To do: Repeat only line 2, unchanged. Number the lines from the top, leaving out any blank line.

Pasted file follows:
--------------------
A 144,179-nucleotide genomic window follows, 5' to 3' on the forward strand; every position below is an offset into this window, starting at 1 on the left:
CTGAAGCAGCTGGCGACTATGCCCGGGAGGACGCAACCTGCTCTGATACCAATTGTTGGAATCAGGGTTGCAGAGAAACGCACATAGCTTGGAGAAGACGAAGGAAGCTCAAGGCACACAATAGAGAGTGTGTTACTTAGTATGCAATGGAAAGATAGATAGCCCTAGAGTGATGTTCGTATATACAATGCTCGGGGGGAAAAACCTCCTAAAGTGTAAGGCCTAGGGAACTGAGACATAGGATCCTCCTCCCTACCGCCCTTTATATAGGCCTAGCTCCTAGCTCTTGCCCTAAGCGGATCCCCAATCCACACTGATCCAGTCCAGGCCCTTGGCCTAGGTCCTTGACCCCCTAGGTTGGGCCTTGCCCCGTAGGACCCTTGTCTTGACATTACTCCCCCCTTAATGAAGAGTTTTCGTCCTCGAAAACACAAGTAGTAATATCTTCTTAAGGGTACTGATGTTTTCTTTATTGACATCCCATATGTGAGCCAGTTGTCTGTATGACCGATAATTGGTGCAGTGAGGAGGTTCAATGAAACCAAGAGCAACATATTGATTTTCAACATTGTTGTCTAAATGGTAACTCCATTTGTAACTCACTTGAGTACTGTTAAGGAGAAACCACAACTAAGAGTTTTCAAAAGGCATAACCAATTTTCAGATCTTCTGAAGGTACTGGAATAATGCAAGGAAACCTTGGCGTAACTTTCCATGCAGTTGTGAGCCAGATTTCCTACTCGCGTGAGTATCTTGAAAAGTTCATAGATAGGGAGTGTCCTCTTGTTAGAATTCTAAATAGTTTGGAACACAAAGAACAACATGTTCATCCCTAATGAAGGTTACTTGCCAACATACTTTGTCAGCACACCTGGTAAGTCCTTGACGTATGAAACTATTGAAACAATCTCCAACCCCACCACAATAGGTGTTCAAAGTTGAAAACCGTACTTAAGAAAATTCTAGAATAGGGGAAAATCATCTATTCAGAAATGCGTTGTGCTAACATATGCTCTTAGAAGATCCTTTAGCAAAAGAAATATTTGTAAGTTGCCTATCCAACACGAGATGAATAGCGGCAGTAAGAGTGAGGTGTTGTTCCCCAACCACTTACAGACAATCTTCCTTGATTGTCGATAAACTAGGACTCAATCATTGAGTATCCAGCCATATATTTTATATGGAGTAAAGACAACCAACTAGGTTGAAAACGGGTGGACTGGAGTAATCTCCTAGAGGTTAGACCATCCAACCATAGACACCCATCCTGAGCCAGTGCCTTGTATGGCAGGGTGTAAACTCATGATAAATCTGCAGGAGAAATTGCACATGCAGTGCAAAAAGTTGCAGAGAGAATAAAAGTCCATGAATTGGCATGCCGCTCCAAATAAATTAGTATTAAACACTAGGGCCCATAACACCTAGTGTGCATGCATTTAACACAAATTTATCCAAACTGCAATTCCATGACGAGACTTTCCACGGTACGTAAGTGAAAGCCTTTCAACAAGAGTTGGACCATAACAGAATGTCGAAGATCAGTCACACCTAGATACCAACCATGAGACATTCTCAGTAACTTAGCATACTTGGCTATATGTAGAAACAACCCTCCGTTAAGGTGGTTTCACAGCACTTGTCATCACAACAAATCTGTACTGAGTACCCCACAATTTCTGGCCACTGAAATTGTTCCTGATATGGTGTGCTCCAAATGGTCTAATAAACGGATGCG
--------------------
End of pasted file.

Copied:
CTGAAGCAGCTGGCGACTATGCCCGGGAGGACGCAACCTGCTCTGATACCAATTGTTGGAATCAGGGTTGCAGAGAAACGCACATAGCTTGGAGAAGACGAAGGAAGCTCAAGGCACACAATAGAGAGTGTGTTACTTAGTATGCAATGGAAAGATAGATAGCCCTAGAGTGATGTTCGTATATACAATGCTCGGGGGGAAAAACCTCCTAAAGTGTAAGGCCTAGGGAACTGAGACATAGGATCCTCCTCCCTACCGCCCTTTATATAGGCCTAGCTCCTAGCTCTTGCCCTAAGCGGATCCCCAATCCACACTGATCCAGTCCAGGCCCTTGGCCTAGGTCCTTGACCCCCTAGGTTGGGCCTTGCCCCGTAGGACCCTTGTCTTGACATTACTCCCCCCTTAATGAAGAGTTTTCGTCCTCGAAAACACAAGTAGTAATATCTTCTTAAGGGTACTGATGTTTTCTTTATTGACATCCCATATGTGAGCCAGTTGTCTGTATGACCGATAATTGGTGCAGTGAGGAGGTTCAATGAAACCAAGAGCAACATATTGATTTTCAACATTGTTGTCTAAATGGTAACTCCATTTGTAACTCACTTGAGTACTGTTAAGGAGAAACCACAACTAAGAGTTTTCAAAAGGCATAACCAATTTTCAGATCTTCTGAAGGTACTGGAATAATGCAAGGAAACCTTGGCGTAACTTTCCATGCAGTTGTGAGCCAGATTTCCTACTCGCGTGAGTATCTTGAAAAGTTCATAGATAGGGAGTGTCCTCTTGTTAGAATTCTAAATAGTTTGGAACACAAAGAACAACATGTTCATCCCTAATGAAGGTTACTTGCCAACATACTTTGTCAGCACACCTGGTAAGTCCTTGACGTATGAAACTATTGAAACAATCTCCAACCCCACCACAATAGGTGTTCAAAGTTGAAAACCGTACTTAAGAAAATTCTAGAATAGGGGAAAATCATCTATTCAGAAATGCGTTGTGCTAACATATGCTCTTAGAAGATCCTTTAGCAAAAGAAATATTTGTAAGTTGCCTATCCAACACGAGATGAATAGCGGCAGTAAGAGTGAGGTGTTGTTCCCCAACCACTTACAGACAATCTTCCTTGATTGTCGATAAACTAGGACTCAATCATTGAGTATCCAGCCATATATTTTATATGGAGTAAAGACAACCAACTAGGTTGAAAACGGGTGGACTGGAGTAATCTCCTAGAGGTTAGACCATCCAACCATAGACACCCATCCTGAGCCAGTGCCTTGTATGGCAGGGTGTAAACTCATGATAAATCTGCAGGAGAAATTGCACATGCAGTGCAAAAAGTTGCAGAGAGAATAAAAGTCCATGAATTGGCATGCCGCTCCAAATAAATTAGTATTAAACACTAGGGCCCATAACACCTAGTGTGCATGCATTTAACACAAATTTATCCAAACTGCAATTCCATGACGAGACTTTCCACGGTACGTAAGTGAAAGCCTTTCAACAAGAGTTGGACCATAACAGAATGTCGAAGATCAGTCACACCTAGATACCAACCATGAGACATTCTCAGTAACTTAGCATACTTGGCTATATGTAGAAACAACCCTCCGTTAAGGTGGTTTCACAGCACTTGTCATCACAACAAATCTGTACTGAGTACCCCACAATTTCTGGCCACTGAAATTGTTCCTGATATGGTGTGCTCCAAATGGTCTAATAAACGGATGCG